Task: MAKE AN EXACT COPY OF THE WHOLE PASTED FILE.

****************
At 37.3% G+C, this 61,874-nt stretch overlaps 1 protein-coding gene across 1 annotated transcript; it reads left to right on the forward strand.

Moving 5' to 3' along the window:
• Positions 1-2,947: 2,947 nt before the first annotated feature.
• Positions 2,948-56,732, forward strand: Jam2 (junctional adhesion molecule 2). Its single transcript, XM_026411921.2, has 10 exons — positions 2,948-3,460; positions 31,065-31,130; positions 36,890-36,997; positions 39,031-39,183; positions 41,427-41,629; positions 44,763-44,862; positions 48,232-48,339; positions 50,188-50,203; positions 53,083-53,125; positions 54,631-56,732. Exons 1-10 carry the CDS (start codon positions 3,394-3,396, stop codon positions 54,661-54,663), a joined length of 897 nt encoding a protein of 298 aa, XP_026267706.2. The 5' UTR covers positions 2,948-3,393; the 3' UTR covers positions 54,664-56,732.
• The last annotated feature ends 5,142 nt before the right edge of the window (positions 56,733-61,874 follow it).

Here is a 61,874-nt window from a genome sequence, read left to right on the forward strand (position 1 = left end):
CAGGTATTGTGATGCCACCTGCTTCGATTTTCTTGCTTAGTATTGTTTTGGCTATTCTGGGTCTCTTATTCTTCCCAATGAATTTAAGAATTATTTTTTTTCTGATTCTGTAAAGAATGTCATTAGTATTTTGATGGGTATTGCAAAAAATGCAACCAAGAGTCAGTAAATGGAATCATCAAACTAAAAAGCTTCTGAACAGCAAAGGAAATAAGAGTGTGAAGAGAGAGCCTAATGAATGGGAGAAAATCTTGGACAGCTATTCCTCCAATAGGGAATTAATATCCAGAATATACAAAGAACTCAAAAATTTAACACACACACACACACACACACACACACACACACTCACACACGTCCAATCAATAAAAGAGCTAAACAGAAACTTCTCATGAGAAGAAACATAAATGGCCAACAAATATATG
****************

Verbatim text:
At 37.3% G+C, this 61,874-nt stretch overlaps 1 protein-coding gene across 1 annotated transcript; it reads left to right on the forward strand.

Moving 5' to 3' along the window:
• Positions 1-2,947: 2,947 nt before the first annotated feature.
• Positions 2,948-56,732, forward strand: Jam2 (junctional adhesion molecule 2). Its single transcript, XM_026411921.2, has 10 exons — positions 2,948-3,460; positions 31,065-31,130; positions 36,890-36,997; positions 39,031-39,183; positions 41,427-41,629; positions 44,763-44,862; positions 48,232-48,339; positions 50,188-50,203; positions 53,083-53,125; positions 54,631-56,732. Exons 1-10 carry the CDS (start codon positions 3,394-3,396, stop codon positions 54,661-54,663), a joined length of 897 nt encoding a protein of 298 aa, XP_026267706.2. The 5' UTR covers positions 2,948-3,393; the 3' UTR covers positions 54,664-56,732.
• The last annotated feature ends 5,142 nt before the right edge of the window (positions 56,733-61,874 follow it).

Here is a 61,874-nt window from a genome sequence, read left to right on the forward strand (position 1 = left end):
CAGGTATTGTGATGCCACCTGCTTCGATTTTCTTGCTTAGTATTGTTTTGGCTATTCTGGGTCTCTTATTCTTCCCAATGAATTTAAGAATTATTTTTTTTCTGATTCTGTAAAGAATGTCATTAGTATTTTGATGGGTATTGCAAAAAATGCAACCAAGAGTCAGTAAATGGAATCATCAAACTAAAAAGCTTCTGAACAGCAAAGGAAATAAGAGTGTGAAGAGAGAGCCTAATGAATGGGAGAAAATCTTGGACAGCTATTCCTCCAATAGGGAATTAATATCCAGAATATACAAAGAACTCAAAAATTTAACACACACACACACACACACACACACACACACACTCACACACGTCCAATCAATAAAAGAGCTAAACAGAAACTTCTCATGAGAAGAAACATAAATGGCCAACAAATATATG